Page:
Preston Manning townhall

Thanks to everyone that tuned in. We had a bit of a technical glitch going in that prevented the recording of the video but we’ve addressed the problem now.

We’ll be doing more of these in the future on a regularly scheduled basis with other voices from the conservative movement so I hope that you’ll tune in.

We also experimented lightly with Twitter for this townhall, allowing people to submit their questions live as they watched the video. We’ll be using it as a channel in from the community so that we can increase interactivity during these events. The political model is not broadcast out from politicians to democratic stakeholders, it’s narrowcast in from democratic stakeholders to politicians.



  • Doug Moseley

    There can be no permanent solution to the economic crisis until the cause of the crisis is eliminated. The 1995 amendments to the Community Reinvestment Act must be repealed. The Democrats are not going to admit they were the cause of the meltdown. Mr. Manning has carefully avoided mentioning the specifics. How are we going to gain support of the average person if they don't realize just why we are in this mess.

  • lwestin

    That was pretty good. Thanks Stephen.

  • Joanne (T.B.)

    Very interesting, Stephen. Thanks to you and Preston Manning for providing this forum.

    I think the idea of growing the movement so that the politicians can follow is an exciting one. In that sense conservatism can grow from the grassroots up. Fascinating.

    I also liked Preston's comments about people needing empathetic politicians, but it has to be sincere. People can detect phonies and it's worse than not saying anything.

  • Darcy Meyers

    Darn…I missed it.
    Do you plan on posting a summary of Q&A in text for those who missed it?

    Great idea BTW..

  • Jonathan

    The economic crisis was due to a strong government hand by Asian and US Feds and Treasuries intervening in the free market. At the turn of the millennium, Asian governments trying to mop up the aftermath of the Asian Financial Crisis dumped cash in New York and built US dollar reserves. America and consequently the free world became awash in cheap debt while at the same time punishing savers.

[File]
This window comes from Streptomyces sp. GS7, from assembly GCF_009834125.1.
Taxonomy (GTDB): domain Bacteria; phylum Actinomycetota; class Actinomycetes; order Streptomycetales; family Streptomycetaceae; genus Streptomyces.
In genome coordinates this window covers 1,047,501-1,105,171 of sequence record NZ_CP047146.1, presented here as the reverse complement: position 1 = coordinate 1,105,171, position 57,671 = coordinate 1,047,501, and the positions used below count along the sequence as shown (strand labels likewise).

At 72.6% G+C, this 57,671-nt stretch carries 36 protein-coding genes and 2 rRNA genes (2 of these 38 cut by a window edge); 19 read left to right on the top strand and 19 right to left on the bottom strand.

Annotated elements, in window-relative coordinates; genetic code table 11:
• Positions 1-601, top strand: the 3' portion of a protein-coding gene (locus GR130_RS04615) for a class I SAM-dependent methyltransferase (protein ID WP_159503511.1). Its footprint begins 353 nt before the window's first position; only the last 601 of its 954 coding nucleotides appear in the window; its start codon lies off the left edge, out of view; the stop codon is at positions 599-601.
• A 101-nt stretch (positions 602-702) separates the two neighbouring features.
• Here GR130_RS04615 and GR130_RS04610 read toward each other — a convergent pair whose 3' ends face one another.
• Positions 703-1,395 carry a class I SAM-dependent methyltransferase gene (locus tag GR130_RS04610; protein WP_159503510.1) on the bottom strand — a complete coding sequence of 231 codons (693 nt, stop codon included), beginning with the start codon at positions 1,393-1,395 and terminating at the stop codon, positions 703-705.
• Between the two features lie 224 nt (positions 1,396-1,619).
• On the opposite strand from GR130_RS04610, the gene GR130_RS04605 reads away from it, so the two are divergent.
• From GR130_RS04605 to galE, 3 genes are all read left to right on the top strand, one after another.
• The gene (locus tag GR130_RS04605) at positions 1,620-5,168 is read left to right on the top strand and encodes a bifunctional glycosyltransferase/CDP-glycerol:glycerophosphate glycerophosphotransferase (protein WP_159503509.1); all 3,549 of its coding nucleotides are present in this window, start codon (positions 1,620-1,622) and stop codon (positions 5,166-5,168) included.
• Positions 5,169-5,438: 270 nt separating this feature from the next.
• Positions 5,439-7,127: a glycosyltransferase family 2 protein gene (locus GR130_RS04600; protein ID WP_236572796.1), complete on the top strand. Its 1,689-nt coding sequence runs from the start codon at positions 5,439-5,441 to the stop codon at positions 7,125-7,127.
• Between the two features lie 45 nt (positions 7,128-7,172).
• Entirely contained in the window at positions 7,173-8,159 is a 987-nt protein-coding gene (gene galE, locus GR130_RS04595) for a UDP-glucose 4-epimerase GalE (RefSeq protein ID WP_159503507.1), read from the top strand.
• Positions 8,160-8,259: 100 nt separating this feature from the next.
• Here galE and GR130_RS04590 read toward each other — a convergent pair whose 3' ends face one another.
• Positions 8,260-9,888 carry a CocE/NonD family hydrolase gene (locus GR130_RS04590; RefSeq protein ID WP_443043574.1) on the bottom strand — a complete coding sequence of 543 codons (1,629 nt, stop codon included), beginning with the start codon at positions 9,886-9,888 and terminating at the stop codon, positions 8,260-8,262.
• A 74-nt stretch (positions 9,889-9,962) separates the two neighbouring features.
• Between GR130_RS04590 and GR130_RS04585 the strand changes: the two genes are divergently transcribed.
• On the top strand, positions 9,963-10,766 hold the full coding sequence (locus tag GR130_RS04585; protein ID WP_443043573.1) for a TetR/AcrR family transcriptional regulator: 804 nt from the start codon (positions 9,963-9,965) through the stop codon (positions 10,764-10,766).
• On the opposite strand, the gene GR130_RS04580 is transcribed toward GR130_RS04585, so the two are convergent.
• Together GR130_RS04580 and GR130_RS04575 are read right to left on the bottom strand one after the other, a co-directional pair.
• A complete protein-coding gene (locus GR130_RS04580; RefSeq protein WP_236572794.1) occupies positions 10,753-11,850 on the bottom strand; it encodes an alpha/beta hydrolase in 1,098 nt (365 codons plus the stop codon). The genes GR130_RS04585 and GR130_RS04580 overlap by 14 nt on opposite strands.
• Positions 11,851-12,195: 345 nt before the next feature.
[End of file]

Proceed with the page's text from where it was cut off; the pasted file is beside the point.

Now the democratic government blames the free market for this catastrophe, completely ignorant to the fact that it was government intervention that caused it. If the government wants to know how it can help stimulate the economy then I suggest to them keep away from it.

  • batb

    Good point, Doug Moseley: “Mr. Manning has carefully avoided mentioning the specifics. How are we going to gain support of the average person if they don't realize just why we are in this mess.”

    There is a deep aversion these days to being specific about naming problems for fear of offending some individual or group — and so that one can keep one's options open. However, if a doctor misdiagnoses a patient's disease (as happened with my own father), the patient grows sicker and dies.

    In the New Testament, demons, often manifested in disease, were cast out by naming them. To not be specific, to not name what is causing dis-ease in our body politic, makes it impossible to expunge the decay and rot. It continues to grow and we are no further ahead.

  • Omanator

    I am not sure that I agree. . The present situation was caused by the banking community who sold fraudulent papers. Nobody can tell me that the Bank did not know I would come back to haunt them. They all thought they could get out of it before it crashed. On the other hand there was the greed of the individual investors who could not get money fast enough this facilitated the situation. It appears that our banking regulations have prevented us from much greater harm. At least non of our banks went broke. If you call that Gernement Intervention, then I am all for it.

  • christopherhsshanes

    With a mixture of philosophy and insight into the boom and bust cycles of financial markets, legendary investor Soros describes how the old belief, namely that markets move towards equilibrium, is now obsolete. In continuing support for his theory of reflexivity, he argues that a strict reliance on mathematics and modeling is no longer applicable in attempting to predict the actions of financial markets.